Vascular access enables the administration of analgesia and antibiotics, vasoactive
medications during cardiac arrest, crystalloid solutions in severe
dehydration and hypovolemia, blood transfusion for hemorrhagic shock
from trauma or GI bleeding, and therapy-guiding central venous pressure
measurements in sepsis and heart failure.1 Multiple
factors determine the route and site for venous access.
Infusion rate is of critical importance in the resuscitation
of severe hypovolemia or hemorrhage.1,2 Infusion
rates through a medical catheter behave according to Poiseuille’s
The rate of flow is directly proportional to the
catheter radius and the pressure gradient, and inversely proportional
to the dynamic fluid viscosity and catheter length. Flow rates are
increased by increasing the catheter radius, increasing the pressure
gradient (use of gravity, manual push-pull devices, pressure bag
application, or commercial rapid infusing devices), decreasing viscosity
(coadministration of crystalloid with viscous blood products), and/or
decreasing catheter length (peripheral angiocatheter vs. triple
lumen catheter). Flow rates are maximized by using the largest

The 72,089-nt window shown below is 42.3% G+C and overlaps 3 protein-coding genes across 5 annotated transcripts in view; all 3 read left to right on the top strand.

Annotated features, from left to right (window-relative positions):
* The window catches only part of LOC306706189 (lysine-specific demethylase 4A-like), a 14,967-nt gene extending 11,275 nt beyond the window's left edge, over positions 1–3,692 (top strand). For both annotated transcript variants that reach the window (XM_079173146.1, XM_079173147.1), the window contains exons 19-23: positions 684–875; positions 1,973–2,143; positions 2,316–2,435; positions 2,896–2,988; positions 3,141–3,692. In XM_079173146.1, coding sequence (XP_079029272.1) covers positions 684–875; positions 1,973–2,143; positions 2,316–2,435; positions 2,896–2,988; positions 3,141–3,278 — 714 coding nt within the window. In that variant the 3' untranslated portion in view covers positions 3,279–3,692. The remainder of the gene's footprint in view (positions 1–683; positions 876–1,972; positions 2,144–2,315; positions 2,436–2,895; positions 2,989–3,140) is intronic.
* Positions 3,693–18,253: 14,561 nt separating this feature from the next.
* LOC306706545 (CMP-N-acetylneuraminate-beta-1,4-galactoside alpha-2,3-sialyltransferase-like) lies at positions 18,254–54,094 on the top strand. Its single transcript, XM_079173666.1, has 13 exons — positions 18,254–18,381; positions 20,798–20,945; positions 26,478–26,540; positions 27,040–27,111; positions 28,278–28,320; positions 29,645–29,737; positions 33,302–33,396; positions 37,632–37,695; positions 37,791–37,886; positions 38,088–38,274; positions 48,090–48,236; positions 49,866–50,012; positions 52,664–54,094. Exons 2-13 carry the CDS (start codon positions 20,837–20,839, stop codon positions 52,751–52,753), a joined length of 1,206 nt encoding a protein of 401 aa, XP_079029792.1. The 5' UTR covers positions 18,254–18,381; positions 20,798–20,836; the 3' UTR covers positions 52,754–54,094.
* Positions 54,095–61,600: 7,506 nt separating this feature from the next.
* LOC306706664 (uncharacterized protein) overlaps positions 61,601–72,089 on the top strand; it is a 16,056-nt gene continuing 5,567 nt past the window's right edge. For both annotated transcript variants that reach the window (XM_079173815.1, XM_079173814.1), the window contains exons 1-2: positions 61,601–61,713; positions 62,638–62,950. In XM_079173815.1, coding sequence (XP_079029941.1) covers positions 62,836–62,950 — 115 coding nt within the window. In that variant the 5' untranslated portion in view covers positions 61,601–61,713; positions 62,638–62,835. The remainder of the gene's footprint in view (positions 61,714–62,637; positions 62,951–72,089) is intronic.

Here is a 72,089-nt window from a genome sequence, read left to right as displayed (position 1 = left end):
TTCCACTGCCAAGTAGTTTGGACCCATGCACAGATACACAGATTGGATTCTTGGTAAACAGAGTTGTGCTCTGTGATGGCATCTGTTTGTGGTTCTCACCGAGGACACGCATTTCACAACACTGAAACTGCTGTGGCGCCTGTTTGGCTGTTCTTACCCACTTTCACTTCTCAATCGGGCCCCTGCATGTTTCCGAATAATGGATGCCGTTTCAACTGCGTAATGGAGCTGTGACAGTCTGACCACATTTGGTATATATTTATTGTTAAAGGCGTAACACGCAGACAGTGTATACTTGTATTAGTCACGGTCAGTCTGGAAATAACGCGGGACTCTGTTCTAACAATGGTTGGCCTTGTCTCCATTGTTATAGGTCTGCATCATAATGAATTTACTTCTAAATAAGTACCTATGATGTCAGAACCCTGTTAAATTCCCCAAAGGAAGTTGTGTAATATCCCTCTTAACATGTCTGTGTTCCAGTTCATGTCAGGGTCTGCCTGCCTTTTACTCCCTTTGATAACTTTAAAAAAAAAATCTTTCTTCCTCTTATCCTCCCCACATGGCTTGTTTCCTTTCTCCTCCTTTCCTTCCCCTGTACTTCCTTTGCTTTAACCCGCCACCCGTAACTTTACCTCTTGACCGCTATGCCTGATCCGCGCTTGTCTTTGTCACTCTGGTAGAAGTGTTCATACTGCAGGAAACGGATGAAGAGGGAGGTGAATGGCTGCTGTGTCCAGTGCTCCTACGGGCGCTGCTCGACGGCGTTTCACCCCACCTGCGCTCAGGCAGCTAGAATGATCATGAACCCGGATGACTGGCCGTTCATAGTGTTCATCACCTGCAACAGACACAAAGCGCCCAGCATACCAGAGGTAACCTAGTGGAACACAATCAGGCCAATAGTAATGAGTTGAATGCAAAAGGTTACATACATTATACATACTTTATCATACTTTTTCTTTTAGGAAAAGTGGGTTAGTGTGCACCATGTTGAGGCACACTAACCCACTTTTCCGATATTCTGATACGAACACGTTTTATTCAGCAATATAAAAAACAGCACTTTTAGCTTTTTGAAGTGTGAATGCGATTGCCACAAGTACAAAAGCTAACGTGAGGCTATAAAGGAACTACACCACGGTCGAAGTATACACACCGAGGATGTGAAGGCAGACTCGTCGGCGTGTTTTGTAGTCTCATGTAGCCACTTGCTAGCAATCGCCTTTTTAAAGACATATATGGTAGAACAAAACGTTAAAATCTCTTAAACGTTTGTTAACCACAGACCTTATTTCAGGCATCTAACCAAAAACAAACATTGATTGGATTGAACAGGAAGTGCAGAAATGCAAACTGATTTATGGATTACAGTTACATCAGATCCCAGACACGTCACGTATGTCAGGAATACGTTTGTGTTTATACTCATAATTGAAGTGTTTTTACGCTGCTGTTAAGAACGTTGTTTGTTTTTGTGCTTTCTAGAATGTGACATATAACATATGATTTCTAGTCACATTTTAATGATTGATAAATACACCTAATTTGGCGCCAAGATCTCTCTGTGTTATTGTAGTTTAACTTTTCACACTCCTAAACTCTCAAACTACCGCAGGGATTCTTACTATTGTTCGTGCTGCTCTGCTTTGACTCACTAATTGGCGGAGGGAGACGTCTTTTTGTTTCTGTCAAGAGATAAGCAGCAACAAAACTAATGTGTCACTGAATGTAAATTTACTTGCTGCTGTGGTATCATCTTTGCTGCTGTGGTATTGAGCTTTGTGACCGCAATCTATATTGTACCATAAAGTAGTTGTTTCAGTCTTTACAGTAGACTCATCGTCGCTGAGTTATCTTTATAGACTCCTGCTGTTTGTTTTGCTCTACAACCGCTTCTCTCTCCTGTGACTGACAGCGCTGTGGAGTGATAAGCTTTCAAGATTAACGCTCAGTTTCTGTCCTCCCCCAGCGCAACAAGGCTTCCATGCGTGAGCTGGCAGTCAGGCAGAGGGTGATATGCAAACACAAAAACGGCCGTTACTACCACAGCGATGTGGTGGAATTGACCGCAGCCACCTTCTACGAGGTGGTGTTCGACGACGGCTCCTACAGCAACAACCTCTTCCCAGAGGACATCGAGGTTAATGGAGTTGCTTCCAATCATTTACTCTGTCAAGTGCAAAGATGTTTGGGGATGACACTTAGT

internal diameter catheter possible.
Anatomy of the Upper Extremity
The most commonly accessed veins for peripheral catheterization
of the upper extremity are the dorsal hand veins and the veins of
the antecubital fossa. The venous anatomy of the upper extremity
can be seen in Figure 33-1.
Venous anatomy of the upper extremity.
Anatomy of the Lower Extremity
Peripheral catheterization of the superficial veins of the lower
extremity is more difficult and often requires venous cutdown of
the great and small saphenous veins.
The great saphenous vein receives contributions from the medial
aspect of the foot and originates at its medial dorsal aspect. The
saphenous vein traverses the lower leg anterior and superior to
the medial malleolus. It courses posterior to the medial condyle
of the femur and along the medial thigh where it terminates into
the femoral vein approximately 3 cm below the inguinal ligament.
The small saphenous vein originates posterior to
the lateral malleolus as a continuation of the lateral dorsal foot
veins. It traverses to the middle of the posterior lower leg, ascends
directly cephalad, terminating in the popliteal vein.
The femoral vein is the primary deep vein of the lower extremity.
It is located medial to the femoral artery. The vessels course together
through the proximal thigh.
cephalic vein originates at the radial aspect of the dorsal hand
vein network, coursing the lateral aspect of the forearm, then medially
over the anterior forearm approaching the antecubital fossa. The
cephalic vein communicates with the basilic vein via the median
cubital vein located in the antecubital fossa. It ascends the upper
arm in the groove along the lateral border of the biceps muscle,
passing between the deltoid ...